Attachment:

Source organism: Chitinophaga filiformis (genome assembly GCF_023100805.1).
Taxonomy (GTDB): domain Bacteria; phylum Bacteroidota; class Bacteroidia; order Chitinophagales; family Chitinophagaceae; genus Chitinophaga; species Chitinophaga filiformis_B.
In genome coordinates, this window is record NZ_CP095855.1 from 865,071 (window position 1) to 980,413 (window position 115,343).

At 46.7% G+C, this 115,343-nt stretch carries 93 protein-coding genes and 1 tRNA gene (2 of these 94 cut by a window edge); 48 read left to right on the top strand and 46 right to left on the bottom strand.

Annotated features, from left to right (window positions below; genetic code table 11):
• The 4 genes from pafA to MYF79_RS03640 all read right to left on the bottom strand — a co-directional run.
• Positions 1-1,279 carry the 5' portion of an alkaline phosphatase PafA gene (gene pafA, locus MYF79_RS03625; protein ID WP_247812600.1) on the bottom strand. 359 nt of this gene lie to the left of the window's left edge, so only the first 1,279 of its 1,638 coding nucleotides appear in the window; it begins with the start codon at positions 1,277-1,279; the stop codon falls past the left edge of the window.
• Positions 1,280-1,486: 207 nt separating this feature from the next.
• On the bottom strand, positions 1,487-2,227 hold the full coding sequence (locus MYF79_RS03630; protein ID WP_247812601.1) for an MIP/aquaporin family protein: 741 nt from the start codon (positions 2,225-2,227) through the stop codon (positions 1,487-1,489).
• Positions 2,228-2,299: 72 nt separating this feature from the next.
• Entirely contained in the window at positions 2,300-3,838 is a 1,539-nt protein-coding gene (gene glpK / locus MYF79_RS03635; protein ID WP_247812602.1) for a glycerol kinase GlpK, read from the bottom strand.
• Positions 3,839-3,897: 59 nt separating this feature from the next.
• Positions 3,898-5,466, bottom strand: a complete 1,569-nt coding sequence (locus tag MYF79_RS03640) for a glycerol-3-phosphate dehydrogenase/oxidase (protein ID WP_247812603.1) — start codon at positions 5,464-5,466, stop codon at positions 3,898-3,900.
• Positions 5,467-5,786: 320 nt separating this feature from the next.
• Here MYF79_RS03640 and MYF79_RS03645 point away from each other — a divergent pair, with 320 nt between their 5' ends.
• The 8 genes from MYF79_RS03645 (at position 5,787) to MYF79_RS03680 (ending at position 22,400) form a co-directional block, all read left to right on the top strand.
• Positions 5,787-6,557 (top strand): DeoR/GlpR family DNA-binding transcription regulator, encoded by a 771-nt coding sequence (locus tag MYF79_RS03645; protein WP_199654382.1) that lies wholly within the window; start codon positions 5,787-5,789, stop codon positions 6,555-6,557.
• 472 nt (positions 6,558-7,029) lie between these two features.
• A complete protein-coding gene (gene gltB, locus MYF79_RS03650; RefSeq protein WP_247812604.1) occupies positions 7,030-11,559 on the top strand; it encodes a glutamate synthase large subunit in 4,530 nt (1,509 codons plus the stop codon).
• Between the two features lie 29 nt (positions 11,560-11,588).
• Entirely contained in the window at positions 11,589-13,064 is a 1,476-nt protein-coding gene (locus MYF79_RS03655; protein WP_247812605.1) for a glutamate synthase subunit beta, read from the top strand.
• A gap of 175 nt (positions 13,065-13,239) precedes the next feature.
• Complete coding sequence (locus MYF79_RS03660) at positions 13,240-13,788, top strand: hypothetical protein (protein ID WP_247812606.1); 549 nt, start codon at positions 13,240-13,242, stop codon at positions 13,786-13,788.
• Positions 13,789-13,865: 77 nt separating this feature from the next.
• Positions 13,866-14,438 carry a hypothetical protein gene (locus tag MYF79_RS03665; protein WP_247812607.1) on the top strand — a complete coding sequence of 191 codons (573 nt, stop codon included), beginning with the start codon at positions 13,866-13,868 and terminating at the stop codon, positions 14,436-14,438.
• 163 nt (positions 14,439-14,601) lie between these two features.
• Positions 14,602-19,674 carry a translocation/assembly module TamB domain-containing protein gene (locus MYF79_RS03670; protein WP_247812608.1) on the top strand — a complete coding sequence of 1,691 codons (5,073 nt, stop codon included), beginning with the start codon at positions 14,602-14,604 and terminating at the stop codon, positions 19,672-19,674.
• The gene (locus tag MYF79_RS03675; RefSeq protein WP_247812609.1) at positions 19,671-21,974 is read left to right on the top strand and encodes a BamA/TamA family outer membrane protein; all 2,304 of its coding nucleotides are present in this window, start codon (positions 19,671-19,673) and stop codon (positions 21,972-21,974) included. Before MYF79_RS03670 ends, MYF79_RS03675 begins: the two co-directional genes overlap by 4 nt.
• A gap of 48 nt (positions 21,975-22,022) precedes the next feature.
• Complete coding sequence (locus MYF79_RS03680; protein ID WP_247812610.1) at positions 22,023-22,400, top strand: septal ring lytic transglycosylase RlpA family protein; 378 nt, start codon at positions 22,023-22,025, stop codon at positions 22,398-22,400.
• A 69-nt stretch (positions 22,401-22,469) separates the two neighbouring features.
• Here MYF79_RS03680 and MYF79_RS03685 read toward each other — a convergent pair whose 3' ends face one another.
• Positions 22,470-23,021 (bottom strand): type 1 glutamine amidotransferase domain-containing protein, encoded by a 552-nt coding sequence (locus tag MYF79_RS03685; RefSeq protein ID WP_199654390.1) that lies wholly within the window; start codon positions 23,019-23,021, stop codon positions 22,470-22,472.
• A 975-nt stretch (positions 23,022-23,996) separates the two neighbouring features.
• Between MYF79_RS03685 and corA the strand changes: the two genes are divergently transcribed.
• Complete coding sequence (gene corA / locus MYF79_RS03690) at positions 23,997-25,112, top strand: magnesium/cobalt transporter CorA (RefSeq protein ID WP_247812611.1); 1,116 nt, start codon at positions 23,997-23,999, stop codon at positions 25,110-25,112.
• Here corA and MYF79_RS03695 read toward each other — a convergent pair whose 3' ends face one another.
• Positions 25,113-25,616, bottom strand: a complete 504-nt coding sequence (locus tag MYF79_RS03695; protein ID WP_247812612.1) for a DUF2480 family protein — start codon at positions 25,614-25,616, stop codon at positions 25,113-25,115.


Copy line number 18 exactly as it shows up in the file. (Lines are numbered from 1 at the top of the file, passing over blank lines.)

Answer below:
• 472 nt (positions 6,558-7,029) lie between these two features.